Despite curfews, lockdowns, and COVID-19 travel restrictions, rebuilding of a Bahamas church destroyed in 2019’s Hurricane Dorian is about to begin—with a little help from US Catholics.
The category 5 Hurricane Dorian made a prolonged landfall in the northern Bahamas September 2019, as one of the strongest storms in Atlantic history, with sustained wind speeds maxed out at 185 mph. It tied with a handful of other hurricanes as the second-strongest storm in the Atlantic since 1950 and left several church properties damaged or badly destroyed.
A gift of US$340,000 awarded by Catholic Charities USA and facilitated through Catholic Charities of the Archdiocese of Miami will assist Bahamas Catholics with some of their priority recovery and rebuilding projects. That includes Sts Mary and Andrew Church and rectory in Treasure Cay in the Abaco Islands, which was rendered “a pile of rubble” by Dorian’s storm surge.
“We have the plans for rebuilding the church and we are working on putting together the resources to do that. We are hoping to get started before the end of this calendar year,” Archbishop Patrick Pinder of Nassau said in a mid-November phone conversation with the Florida Catholic, Miami’s archdiocesan newspaper.
Archbishop Pinder talked about the year-long, post-hurricane rebuilding and recovery projects in the Nassau Archdiocese along with the impact of the global pandemic, which has badly hampered the travel and tourism economy in the Bahamas.
The Archdiocese of Miami and Catholic Charities of Miami have been providing logistical support and donated materials to the Church in the Bahamas over the past year, according to Peter Routsis-Arroyo, CEO of Catholic Charities of Miami.
Mary Star of the Sea Parish in Freeport, Grand Bahama, has served as a key point of hurricane relief in that area.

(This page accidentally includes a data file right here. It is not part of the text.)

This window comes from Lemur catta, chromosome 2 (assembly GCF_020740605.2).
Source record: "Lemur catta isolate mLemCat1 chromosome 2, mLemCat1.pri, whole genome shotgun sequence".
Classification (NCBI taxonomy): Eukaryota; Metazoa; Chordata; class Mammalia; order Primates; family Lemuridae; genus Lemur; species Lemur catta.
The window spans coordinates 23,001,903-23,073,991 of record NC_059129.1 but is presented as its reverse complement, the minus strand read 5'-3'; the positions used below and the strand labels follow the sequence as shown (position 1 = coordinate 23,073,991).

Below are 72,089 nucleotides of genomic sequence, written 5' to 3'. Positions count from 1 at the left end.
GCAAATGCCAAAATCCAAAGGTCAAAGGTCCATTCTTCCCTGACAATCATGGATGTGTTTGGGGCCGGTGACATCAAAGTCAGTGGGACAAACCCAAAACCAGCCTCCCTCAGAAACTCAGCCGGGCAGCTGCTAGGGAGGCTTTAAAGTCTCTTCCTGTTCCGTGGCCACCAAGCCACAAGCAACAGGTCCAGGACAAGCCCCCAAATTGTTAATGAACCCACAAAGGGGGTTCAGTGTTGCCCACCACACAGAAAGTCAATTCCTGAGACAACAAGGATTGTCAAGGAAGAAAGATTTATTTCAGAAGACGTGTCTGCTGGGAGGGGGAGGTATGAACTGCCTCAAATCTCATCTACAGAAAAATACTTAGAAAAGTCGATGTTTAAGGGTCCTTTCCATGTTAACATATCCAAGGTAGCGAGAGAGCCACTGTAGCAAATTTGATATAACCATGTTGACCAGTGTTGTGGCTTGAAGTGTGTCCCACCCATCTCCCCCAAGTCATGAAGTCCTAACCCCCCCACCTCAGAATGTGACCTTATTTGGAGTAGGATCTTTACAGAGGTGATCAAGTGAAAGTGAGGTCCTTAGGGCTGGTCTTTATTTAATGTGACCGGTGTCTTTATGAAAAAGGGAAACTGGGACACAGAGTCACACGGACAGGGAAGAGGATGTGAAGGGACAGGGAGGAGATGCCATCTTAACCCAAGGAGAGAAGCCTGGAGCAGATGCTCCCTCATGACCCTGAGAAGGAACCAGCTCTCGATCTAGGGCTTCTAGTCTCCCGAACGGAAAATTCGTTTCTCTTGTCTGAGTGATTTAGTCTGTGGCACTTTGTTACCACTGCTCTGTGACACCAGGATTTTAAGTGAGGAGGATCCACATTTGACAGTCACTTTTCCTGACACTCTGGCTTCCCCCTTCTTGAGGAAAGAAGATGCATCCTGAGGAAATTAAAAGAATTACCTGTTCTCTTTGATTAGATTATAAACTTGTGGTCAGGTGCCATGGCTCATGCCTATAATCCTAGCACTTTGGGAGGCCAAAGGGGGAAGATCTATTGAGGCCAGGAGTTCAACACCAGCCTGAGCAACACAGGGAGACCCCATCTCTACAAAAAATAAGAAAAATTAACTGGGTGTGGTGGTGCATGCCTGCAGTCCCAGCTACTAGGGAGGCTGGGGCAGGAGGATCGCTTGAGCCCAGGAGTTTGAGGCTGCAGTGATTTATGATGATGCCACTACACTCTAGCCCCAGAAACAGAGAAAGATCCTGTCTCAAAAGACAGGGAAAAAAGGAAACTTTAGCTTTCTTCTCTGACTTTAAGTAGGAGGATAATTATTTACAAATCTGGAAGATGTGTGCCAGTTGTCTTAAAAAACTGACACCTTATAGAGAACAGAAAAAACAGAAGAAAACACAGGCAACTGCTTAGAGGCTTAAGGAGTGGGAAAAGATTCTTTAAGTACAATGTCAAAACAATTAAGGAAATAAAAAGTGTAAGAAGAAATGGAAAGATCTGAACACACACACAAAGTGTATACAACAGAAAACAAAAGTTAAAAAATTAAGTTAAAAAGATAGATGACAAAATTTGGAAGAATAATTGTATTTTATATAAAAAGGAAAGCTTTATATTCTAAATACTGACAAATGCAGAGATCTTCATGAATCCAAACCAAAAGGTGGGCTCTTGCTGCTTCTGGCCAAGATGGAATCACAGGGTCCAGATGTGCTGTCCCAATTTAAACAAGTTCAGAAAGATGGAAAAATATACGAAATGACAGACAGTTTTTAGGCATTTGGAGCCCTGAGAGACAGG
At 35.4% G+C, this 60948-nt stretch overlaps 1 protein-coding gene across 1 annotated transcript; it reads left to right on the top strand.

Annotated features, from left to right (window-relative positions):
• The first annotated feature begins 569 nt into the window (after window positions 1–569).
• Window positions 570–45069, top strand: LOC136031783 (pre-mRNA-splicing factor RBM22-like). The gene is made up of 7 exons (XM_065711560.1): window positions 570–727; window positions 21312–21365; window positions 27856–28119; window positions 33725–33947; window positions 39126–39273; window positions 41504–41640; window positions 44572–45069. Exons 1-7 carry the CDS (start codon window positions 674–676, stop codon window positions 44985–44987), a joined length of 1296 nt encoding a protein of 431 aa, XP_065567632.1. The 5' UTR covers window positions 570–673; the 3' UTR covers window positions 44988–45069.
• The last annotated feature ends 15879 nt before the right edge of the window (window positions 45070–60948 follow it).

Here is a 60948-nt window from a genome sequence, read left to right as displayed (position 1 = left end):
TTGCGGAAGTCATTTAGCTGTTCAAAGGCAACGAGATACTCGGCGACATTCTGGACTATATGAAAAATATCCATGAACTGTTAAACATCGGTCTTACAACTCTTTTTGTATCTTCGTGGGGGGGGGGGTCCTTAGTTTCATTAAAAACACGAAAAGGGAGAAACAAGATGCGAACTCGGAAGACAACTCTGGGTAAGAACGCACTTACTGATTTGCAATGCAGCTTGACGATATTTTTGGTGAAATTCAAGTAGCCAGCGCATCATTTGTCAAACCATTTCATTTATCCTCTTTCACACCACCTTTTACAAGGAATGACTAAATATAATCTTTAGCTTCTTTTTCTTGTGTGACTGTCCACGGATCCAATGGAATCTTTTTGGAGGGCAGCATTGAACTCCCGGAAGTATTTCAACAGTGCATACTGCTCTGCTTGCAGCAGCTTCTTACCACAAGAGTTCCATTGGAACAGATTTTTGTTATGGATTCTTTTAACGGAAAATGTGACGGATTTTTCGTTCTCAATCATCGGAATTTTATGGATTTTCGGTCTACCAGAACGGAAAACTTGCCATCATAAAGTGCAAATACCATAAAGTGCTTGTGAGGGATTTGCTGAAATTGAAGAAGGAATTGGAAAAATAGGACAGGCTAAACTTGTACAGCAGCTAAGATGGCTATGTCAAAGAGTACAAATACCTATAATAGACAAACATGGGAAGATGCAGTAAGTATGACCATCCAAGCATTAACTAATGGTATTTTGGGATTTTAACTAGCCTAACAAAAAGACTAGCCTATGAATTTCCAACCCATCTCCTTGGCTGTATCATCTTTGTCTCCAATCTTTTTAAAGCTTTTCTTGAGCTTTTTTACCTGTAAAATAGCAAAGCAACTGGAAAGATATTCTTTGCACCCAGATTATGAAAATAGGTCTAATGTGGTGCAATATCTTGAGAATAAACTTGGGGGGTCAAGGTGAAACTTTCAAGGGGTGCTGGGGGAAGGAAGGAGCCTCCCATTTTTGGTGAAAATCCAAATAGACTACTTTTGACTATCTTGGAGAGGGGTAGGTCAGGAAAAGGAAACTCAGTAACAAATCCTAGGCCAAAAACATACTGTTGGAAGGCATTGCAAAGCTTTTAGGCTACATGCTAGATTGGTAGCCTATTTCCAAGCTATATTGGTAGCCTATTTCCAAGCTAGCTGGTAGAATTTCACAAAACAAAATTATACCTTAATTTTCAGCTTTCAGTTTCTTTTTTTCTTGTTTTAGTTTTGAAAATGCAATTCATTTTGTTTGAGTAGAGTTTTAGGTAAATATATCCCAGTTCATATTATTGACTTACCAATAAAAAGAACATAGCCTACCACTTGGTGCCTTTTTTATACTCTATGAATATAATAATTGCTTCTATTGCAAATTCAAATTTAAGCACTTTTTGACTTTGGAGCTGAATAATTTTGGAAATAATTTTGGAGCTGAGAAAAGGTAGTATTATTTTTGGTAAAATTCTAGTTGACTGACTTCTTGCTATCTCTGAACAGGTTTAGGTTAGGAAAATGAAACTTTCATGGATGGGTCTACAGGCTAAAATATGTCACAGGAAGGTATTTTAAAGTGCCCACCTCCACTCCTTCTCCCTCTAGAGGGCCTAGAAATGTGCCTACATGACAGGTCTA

In addition, a partnership between the Nassau Archdiocese, Caritas Antilles and Catholic Relief Services has been accelerating home refurbishment, mental health programming and emergency supply distribution at ‘resiliency centres’ for that island. That group recently completed several pilot projects resulting in two newly built homes in eastern Grand Bahama.
“In the meantime, they are doing lots of psycho-social work and continuing with the (refurbishing) of homes,” Archbishop Pinder said. “We also have been doing a number of food distributions. Our focus tends to be on what we call targeted distribution where we can find people who have been overlooked and to make sure they get baskets of food,” he said. “We go to the community and you look for people who may have been overlooked maybe due to some kind of disability.”
The Caritas resiliency centres also offer counselling and stress management classes “to help people get some degree of normalcy and a sense of connectedness, and to put people in touch with existing social service agencies”, the Archbishop said.
Hurricane Dorian also severely damaged two Catholic schools in Abaco that have remained shuttered for most of the past 12 months: St Francis de Sales Catholic School, and Every Child Counts School for Special Students in the town of Marsh Harbour.
In mid-October, St Francis de Sales School reopened for some 80 primary school students in a virtual mode, with plans to move to in-person instruction in November. The special needs school remains in need of more extensive repair.
The reopening of St Francis de Sales School has been a morale booster for the wider Marsh Harbour community, according to Archbishop Pinder.
“It is a tremendous psychological boost to the community with a school coming back like that,” he said. “You rebuild a Catholic school, and the entire community is lifted up by that.”
Church attendance around the islands, he said, has been restricted to about 30 per cent of church capacity after in-person attendance was allowed starting in early June, along with required mask-wearing, social-distancing and hand-sanitising safety protocols.
(Adapted from www.osvnews.com/)